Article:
This idyllic shared space would be made possible by the rerouting of traffic in a loop around Gemmayzeh. Cars wouldn’t be restricted from traveling on Rue Gouraud, but it would become much more convenient for them to travel around the perimeter once some directional changes are made on the streets (including making Rue Pasteur a two way road). Additionally, there would be parking garages in the area, neighborhood micro-bus services, and resident-only parking permits for the surrounding streets. And, because this is Lebanon, the valet parking would, of course, stay.
Curious to see some real-life examples of shared streets I went to the internet to see what I could find.
I found several examples of great urban spaces that I would love to spend time in, but I have to wonder, would this really work in Beirut? Will Lebanese drivers really be more polite if there are pedestrians in the street? I look at the spaces in the photos above and can imagine a car (or several) behind one of these pedestrians honking for them to get out of the way while a scooter comes speeding from the wrong direction nearly knocking over another poor unsuspecting pedestrian in the process. Every day I get the here-I-come-you-better-get-out-of-my-way honk when I am walking in the street (to the side with plenty of space for a car to pass, mind you), so I wonder how this new space would be any different.
It was interesting to read about shared space on Wikipedia and see the countries that were listed as already having implemented the concept: Australia, Germany, Netherlands, New Zealand, Sweden, and the United States. I’m sure we can all agree that Beirut urban spaces are not even anywhere near the same league in terms of design and functionality as these countries. Can Gemmayzeh really be transformed to fit in their ranks so that Lebanon may be added to the list? I hope so.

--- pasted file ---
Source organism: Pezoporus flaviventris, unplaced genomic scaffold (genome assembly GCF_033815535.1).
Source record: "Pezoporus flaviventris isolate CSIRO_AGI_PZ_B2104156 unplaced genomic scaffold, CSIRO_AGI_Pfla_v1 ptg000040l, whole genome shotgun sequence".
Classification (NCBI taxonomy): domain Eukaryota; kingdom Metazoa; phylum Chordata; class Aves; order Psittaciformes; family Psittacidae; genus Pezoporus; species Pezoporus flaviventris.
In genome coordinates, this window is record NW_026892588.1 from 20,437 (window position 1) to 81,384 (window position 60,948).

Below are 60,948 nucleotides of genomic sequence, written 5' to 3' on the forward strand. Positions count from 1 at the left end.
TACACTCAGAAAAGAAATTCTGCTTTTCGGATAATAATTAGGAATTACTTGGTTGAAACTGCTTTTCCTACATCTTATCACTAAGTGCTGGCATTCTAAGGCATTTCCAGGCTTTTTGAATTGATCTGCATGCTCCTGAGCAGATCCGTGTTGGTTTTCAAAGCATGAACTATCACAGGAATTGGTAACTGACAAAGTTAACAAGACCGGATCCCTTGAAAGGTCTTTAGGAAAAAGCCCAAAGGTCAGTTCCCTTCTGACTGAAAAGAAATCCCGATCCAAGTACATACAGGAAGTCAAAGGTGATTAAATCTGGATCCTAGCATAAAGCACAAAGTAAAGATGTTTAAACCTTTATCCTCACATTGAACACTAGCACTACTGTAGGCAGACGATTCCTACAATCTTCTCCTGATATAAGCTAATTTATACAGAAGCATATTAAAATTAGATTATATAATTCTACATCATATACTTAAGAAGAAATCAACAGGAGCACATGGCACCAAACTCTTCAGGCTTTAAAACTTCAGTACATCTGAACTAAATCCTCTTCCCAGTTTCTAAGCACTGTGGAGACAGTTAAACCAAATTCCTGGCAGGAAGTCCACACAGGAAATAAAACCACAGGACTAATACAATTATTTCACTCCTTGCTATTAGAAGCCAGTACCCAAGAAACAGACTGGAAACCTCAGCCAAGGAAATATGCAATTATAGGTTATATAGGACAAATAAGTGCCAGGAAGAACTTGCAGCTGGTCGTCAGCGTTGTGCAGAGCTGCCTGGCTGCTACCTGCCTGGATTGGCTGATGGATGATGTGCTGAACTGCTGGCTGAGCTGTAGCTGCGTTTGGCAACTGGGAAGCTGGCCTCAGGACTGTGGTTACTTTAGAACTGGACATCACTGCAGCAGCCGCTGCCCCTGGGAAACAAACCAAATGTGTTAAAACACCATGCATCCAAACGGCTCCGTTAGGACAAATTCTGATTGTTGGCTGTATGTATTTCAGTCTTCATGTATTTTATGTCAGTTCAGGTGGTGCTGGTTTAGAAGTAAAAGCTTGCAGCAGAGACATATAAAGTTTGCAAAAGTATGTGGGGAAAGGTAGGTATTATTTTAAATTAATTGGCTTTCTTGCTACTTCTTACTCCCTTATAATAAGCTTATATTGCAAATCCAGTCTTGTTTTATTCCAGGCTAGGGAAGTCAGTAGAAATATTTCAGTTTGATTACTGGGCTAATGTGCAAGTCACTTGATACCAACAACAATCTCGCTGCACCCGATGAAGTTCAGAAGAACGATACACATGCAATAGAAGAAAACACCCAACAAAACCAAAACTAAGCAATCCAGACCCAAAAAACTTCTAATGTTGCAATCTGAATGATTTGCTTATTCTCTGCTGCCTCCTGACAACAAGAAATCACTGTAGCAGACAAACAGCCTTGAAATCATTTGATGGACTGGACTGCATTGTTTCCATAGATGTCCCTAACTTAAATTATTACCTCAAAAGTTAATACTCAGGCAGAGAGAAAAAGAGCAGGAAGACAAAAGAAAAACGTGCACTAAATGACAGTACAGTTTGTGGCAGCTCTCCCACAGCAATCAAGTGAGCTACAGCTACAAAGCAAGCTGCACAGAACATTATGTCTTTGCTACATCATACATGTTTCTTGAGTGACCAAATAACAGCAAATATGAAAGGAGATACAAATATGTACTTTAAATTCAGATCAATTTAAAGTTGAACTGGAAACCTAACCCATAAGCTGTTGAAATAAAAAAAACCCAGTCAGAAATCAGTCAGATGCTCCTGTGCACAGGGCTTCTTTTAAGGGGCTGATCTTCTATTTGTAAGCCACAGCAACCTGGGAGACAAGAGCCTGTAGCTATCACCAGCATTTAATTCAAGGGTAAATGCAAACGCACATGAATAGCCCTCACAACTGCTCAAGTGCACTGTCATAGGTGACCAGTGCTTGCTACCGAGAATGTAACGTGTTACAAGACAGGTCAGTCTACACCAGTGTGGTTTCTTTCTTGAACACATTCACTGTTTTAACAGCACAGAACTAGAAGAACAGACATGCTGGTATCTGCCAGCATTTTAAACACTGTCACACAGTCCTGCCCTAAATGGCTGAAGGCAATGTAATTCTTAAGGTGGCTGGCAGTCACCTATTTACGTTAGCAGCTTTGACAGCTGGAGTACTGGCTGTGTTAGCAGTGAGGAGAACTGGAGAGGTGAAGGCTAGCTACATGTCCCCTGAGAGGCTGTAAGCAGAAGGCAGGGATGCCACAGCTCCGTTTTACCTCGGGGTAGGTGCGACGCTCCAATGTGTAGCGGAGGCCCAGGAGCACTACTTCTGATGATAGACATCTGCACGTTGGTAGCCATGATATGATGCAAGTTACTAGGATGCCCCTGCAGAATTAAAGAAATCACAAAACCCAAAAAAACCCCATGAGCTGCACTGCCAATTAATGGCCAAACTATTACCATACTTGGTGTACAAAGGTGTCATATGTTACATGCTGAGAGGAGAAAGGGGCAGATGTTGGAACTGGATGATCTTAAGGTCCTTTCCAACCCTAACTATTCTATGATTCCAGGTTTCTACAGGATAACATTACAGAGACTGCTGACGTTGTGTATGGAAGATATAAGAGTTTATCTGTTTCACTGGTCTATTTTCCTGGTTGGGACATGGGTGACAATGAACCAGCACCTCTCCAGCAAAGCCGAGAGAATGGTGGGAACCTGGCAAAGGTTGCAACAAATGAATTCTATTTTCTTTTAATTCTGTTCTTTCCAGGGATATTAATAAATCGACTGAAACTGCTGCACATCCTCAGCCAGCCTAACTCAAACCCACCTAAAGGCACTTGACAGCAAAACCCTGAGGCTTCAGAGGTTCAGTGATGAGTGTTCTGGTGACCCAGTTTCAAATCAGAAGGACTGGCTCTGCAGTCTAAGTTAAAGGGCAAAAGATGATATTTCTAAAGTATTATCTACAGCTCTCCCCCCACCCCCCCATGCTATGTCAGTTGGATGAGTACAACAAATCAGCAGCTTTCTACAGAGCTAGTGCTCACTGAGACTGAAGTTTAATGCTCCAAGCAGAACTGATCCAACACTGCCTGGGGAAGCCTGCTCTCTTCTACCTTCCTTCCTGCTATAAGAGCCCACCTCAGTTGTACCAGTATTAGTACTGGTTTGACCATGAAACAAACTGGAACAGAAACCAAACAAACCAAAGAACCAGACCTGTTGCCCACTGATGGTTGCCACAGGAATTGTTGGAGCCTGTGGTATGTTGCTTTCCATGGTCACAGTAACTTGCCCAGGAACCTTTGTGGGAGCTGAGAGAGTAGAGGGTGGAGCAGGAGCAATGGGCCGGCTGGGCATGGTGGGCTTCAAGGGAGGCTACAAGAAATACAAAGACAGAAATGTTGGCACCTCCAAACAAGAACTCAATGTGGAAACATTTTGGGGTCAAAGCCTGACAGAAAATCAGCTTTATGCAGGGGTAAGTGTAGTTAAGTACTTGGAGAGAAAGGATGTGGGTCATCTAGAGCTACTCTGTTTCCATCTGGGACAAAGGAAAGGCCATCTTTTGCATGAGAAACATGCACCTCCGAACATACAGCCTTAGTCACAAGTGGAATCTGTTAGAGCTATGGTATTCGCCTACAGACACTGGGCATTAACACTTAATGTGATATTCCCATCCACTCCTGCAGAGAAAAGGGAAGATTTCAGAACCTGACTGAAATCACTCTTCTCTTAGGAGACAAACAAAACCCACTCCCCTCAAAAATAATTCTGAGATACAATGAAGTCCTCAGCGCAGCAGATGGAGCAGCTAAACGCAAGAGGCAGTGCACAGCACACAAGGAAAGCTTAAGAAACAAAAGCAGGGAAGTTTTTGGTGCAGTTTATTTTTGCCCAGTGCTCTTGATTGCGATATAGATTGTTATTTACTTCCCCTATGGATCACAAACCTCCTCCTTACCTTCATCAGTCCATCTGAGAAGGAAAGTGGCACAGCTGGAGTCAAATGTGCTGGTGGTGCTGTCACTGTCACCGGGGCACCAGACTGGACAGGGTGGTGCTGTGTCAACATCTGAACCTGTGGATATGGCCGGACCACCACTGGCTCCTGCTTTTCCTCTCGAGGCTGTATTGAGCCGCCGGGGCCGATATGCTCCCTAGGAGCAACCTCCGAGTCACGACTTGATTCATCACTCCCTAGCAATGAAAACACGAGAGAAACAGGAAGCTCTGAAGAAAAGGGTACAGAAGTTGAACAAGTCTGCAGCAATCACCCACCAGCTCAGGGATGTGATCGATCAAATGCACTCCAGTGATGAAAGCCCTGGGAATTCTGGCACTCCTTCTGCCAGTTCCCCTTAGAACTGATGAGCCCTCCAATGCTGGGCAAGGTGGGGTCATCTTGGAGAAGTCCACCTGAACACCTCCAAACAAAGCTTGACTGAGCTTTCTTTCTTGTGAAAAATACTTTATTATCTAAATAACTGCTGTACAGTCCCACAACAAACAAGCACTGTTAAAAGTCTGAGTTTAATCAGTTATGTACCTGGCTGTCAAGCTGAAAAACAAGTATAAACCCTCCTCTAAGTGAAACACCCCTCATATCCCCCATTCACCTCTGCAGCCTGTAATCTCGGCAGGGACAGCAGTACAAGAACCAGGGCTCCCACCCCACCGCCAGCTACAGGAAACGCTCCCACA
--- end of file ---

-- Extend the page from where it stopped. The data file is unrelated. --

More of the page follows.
After the presentation by the design team there was a Q&A session and the very last commenter had quite a few critical remarks, even suggesting that the designers were perhaps a bit naive in thinking this plan would work. Though I do have questions about it myself, I’m excited about any effort to make positive change in this city we all love. Risks have to be taken and new ways of thinking have to be considered in order to effect change. If we don’t try something new, the status quo will remain. I say, why not try it? Tweeks and adjustments will be made along the way and hopefully a lasting solution will emerge that will make Gemmayzeh, and maybe eventually even all of Beirut, the livable city that all Beirutis deserve.
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I’ve made every effort to accurately describe the project based on my own memory of the presentation. If I’ve made any error please feel free to mention it in the comments.